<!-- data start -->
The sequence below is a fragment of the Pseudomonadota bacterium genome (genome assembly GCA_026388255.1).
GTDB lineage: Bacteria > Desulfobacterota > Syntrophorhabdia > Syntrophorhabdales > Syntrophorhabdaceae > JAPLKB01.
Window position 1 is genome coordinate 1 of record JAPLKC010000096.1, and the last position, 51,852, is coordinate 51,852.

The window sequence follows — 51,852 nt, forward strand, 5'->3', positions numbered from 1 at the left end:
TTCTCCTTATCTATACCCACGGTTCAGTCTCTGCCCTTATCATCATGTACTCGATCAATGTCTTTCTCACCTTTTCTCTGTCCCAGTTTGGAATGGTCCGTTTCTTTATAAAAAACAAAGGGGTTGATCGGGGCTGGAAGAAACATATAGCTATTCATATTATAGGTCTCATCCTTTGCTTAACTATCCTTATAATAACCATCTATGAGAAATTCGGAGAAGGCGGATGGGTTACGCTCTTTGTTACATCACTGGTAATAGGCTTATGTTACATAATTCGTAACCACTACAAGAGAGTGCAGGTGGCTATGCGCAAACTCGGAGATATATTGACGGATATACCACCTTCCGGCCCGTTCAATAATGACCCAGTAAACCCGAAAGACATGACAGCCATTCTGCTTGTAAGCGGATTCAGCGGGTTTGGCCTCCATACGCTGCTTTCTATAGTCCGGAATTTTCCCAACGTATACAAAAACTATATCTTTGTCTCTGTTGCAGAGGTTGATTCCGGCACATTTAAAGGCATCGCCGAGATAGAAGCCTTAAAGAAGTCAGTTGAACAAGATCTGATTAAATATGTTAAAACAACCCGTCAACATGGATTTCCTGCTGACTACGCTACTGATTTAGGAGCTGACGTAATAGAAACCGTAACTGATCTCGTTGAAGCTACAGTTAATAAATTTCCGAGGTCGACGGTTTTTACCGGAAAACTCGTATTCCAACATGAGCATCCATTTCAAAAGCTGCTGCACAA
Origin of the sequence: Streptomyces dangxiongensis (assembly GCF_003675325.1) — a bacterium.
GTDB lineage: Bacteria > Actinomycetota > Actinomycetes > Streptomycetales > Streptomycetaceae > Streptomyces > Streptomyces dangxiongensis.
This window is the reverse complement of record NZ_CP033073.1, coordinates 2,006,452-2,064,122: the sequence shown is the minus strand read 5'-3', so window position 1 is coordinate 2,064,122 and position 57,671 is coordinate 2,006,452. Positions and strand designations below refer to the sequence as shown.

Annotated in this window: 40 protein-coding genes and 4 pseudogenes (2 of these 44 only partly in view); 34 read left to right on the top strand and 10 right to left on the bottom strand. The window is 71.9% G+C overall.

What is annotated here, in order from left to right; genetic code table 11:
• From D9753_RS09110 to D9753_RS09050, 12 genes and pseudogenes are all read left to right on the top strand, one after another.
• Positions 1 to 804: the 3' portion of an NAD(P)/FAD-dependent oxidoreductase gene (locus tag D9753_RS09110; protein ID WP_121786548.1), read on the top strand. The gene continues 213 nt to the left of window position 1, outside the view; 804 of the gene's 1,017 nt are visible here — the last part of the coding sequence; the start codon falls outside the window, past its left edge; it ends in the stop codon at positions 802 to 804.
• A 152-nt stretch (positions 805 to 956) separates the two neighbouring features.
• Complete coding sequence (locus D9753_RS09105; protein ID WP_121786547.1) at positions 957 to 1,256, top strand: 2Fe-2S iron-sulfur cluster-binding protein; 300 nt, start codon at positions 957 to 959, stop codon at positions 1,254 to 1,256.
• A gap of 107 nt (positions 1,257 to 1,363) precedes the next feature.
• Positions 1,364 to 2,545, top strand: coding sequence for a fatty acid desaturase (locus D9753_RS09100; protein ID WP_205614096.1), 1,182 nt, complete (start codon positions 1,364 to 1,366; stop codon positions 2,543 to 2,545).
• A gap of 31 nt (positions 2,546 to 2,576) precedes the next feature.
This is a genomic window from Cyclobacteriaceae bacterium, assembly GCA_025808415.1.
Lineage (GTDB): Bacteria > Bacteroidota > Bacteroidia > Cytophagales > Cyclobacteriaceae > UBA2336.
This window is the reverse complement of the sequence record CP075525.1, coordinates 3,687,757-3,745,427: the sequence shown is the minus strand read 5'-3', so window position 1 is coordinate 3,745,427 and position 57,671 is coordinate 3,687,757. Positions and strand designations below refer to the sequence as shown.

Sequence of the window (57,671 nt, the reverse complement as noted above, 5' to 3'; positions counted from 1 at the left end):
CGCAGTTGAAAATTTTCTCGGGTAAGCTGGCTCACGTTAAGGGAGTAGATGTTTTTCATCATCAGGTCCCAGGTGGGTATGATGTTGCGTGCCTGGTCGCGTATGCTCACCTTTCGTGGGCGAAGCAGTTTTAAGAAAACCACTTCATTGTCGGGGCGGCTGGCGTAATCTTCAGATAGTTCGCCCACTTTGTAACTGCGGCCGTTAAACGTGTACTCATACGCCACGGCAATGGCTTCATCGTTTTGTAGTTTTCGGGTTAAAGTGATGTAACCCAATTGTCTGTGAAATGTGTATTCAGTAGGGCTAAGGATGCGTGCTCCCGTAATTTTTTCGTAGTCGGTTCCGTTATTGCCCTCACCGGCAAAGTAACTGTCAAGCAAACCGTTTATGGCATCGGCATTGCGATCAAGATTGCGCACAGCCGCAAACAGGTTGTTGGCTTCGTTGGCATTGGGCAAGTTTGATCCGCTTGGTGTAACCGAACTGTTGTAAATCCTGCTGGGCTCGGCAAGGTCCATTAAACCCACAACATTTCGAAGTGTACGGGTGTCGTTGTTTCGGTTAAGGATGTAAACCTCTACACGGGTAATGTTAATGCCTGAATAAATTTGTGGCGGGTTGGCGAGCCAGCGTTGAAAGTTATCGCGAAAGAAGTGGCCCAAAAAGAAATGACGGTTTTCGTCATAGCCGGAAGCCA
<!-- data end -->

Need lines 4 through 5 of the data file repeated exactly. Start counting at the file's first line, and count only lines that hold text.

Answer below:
The window sequence follows — 51,852 nt, forward strand, 5'->3', positions numbered from 1 at the left end:
TTCTCCTTATCTATACCCACGGTTCAGTCTCTGCCCTTATCATCATGTACTCGATCAATGTCTTTCTCACCTTTTCTCTGTCCCAGTTTGGAATGGTCCGTTTCTTTATAAAAAACAAAGGGGTTGATCGGGGCTGGAAGAAACATATAGCTATTCATATTATAGGTCTCATCCTTTGCTTAACTATCCTTATAATAACCATCTATGAGAAATTCGGAGAAGGCGGATGGGTTACGCTCTTTGTTACATCACTGGTAATAGGCTTATGTTACATAATTCGTAACCACTACAAGAGAGTGCAGGTGGCTATGCGCAAACTCGGAGATATATTGACGGATATACCACCTTCCGGCCCGTTCAATAATGACCCAGTAAACCCGAAAGACATGACAGCCATTCTGCTTGTAAGCGGATTCAGCGGGTTTGGCCTCCATACGCTGCTTTCTATAGTCCGGAATTTTCCCAACGTATACAAAAACTATATCTTTGTCTCTGTTGCAGAGGTTGATTCCGGCACATTTAAAGGCATCGCCGAGATAGAAGCCTTAAAGAAGTCAGTTGAACAAGATCTGATTAAATATGTTAAAACAACCCGTCAACATGGATTTCCTGCTGACTACGCTACTGATTTAGGAGCTGACGTAATAGAAACCGTAACTGATCTCGTTGAAGCTACAGTTAATAAATTTCCGAGGTCGACGGTTTTTACCGGAAAACTCGTATTCCAACATGAGCATCCATTTCAAAAGCTGCTGCACAA